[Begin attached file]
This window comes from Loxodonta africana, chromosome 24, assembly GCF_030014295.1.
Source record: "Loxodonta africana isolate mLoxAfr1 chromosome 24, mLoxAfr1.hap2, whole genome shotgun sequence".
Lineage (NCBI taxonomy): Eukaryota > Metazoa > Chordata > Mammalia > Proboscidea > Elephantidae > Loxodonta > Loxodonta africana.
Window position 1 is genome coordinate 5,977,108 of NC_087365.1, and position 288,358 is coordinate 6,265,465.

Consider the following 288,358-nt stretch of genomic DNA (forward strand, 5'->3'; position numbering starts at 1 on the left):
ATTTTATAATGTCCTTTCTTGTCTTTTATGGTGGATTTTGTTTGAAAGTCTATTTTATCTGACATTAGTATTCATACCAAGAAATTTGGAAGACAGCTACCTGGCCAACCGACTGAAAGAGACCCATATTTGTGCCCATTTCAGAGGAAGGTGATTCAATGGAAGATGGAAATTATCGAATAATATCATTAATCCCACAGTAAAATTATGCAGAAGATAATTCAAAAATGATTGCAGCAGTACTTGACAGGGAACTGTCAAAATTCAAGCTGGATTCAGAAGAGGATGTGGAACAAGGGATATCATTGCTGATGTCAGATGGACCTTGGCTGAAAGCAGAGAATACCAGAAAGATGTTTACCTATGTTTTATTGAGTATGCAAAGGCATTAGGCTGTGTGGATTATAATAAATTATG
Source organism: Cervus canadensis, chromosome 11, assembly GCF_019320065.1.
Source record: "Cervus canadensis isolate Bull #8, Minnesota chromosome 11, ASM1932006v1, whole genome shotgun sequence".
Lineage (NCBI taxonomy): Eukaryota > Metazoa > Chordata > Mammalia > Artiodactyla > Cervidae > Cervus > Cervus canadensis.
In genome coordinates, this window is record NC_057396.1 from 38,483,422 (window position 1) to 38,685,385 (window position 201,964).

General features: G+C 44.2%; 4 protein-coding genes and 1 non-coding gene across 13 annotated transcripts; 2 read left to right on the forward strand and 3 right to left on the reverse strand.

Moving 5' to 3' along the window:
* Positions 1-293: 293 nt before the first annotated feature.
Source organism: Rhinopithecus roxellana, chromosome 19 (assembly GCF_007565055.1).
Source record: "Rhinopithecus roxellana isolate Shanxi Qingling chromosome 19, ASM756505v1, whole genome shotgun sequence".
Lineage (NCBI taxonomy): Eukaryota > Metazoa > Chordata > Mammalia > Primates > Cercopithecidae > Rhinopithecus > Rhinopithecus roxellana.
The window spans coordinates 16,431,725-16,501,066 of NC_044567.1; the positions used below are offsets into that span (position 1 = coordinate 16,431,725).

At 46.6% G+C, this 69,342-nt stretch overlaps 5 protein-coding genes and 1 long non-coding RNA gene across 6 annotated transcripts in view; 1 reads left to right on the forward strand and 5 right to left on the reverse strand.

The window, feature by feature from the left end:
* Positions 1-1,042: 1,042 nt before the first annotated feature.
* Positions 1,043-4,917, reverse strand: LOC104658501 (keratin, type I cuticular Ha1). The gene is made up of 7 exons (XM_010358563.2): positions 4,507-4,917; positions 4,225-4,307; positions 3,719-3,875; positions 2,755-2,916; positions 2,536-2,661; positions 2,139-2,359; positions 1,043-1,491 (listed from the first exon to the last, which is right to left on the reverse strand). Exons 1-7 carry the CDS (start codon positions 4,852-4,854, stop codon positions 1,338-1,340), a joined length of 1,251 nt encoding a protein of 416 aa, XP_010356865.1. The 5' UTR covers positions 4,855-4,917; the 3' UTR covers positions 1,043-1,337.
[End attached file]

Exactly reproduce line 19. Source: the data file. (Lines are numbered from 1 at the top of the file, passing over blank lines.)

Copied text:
The window, feature by feature from the left end: